Chinese gamers on the move
2016-09-23, KARL WILSON

Personal computers continue to be the dominant device for online gaming in China, but mobile games are now starting to close the gap.

In 2012, mobile devices accounted for just 5.4 percent of all gaming in China. Last year, they accounted for 36.6 percent, according to digital games data analysis firm DataEye.

One of the most significant trends in the mobile gaming space last year was the entry of China’s top online PC gaming companies, according to a report published in April by Forbes.

The report said the top seven companies — which includes NetEase, Tencent and Giant — released over 150 mobile games last year. Of these, Tencent and NetEase accounted for the top 10 titles.

“This was a big move for China’s top online PC gaming companies: While Tencent has previously showed interest in mobile gaming, the rest of China’s gaming giants had largely steered clear of the mobile space, staying focused on the bigger portion of games revenue, PC online games,” Forbes said.

“The top seven’s expansion into mobile gaming serves as powerful validation that mobile gaming is a space worthy of their efforts, and it will be interesting to watch how the big players shape their mobile gaming presence moving forward,” it added.

Jelle Kooistra, head of product development at Newzoo Mobile, a division of research firm Newzoo, said the rapid increase in Internet and smartphone penetration is one of the main reasons for the growth of mobile games.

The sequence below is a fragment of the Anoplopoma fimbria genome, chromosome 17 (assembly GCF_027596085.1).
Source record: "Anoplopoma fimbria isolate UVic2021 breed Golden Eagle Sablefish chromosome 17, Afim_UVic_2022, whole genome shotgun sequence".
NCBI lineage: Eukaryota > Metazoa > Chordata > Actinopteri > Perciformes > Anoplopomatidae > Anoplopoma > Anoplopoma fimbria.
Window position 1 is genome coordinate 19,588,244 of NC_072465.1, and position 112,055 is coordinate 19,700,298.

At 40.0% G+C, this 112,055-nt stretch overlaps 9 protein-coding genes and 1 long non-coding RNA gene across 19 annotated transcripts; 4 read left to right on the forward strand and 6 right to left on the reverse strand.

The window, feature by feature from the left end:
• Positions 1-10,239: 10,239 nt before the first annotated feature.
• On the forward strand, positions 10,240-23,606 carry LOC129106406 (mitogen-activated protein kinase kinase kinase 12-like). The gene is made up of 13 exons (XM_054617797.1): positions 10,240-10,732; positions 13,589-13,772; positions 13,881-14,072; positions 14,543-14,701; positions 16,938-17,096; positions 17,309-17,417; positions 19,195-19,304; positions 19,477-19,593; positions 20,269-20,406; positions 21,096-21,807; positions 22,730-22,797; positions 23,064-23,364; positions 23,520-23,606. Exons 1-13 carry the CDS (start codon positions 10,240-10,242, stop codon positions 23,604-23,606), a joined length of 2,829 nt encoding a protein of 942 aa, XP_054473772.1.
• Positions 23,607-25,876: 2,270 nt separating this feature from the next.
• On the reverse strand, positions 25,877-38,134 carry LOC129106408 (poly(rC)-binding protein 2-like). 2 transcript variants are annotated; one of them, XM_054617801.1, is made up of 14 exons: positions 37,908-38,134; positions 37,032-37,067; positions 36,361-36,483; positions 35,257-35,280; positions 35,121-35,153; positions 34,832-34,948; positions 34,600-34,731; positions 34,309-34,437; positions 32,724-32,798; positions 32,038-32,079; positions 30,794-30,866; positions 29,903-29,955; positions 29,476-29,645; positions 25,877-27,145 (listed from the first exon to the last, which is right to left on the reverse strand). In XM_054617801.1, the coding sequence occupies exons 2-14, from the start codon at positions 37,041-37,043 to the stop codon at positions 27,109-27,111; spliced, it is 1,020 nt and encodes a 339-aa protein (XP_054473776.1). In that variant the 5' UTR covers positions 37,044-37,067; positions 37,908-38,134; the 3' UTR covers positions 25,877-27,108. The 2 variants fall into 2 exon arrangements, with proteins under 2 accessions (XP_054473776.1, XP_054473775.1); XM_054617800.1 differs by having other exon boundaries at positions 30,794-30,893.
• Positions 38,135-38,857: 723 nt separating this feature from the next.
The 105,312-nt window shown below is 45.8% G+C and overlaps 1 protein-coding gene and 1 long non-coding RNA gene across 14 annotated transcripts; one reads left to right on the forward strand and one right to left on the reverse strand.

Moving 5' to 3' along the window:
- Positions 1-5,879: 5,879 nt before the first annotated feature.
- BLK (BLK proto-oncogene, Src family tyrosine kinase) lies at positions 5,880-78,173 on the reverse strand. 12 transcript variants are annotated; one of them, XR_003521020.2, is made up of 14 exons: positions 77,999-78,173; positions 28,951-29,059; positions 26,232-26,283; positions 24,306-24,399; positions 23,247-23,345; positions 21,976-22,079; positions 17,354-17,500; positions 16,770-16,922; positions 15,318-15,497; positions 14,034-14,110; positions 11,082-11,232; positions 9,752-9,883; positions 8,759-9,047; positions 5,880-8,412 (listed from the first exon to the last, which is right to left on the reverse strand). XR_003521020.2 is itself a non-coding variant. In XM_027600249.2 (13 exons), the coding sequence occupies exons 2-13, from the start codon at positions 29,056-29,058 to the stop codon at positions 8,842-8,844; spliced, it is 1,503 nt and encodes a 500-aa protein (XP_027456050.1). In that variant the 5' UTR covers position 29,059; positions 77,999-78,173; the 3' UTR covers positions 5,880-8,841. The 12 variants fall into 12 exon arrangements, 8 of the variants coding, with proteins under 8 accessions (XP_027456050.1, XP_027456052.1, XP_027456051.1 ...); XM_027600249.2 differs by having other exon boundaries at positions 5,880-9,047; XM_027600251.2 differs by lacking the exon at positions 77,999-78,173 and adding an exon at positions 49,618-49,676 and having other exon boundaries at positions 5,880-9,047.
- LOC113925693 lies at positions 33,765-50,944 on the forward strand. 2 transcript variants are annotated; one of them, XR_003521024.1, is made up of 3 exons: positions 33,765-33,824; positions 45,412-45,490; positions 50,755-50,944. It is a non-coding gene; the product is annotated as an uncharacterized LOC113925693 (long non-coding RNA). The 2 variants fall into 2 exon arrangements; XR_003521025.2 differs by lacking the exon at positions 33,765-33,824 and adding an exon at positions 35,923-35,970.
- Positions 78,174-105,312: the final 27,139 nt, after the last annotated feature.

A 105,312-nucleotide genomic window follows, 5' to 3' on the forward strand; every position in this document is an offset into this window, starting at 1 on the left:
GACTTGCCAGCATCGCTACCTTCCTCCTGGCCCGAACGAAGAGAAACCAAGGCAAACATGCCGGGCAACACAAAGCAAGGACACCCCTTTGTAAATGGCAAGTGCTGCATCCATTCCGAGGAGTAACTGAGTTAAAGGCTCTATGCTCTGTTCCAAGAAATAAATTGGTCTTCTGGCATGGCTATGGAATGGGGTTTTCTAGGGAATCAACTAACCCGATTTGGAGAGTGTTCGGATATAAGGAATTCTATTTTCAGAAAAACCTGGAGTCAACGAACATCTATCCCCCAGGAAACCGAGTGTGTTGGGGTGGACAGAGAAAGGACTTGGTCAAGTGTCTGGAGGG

This is true not only in China but throughout Asia, Kooistra told China Daily Asia Weekly.

He said many parts of Asia are also “mobile-first” regions, where most people do not own PCs or consoles, and hence play games on mobile devices. 

“As a result, the share of money spent on mobile games versus other devices is much higher in Asia than in other regions,” Kooistra said.

“In China, core PC gamers are shifting part of their game spending from PC to mobile, pushing up mobile revenues in China, and subsequently, all of Asia.” 

Kooistra said within the next few years most of the growth in mobile games in Asia, expected to be worth around $9 billion, will come from China.

“This growth is (already) driven by the increasing smartphone and mobile Internet penetrations, as well as growing economies and wealth.”

According to a research report by Newzoo and its strategic alliance partner TalkingData, there were more than 16,500 mobile games across the many Chinese app stores last year, with more than 50 percent falling into the casual and card genres.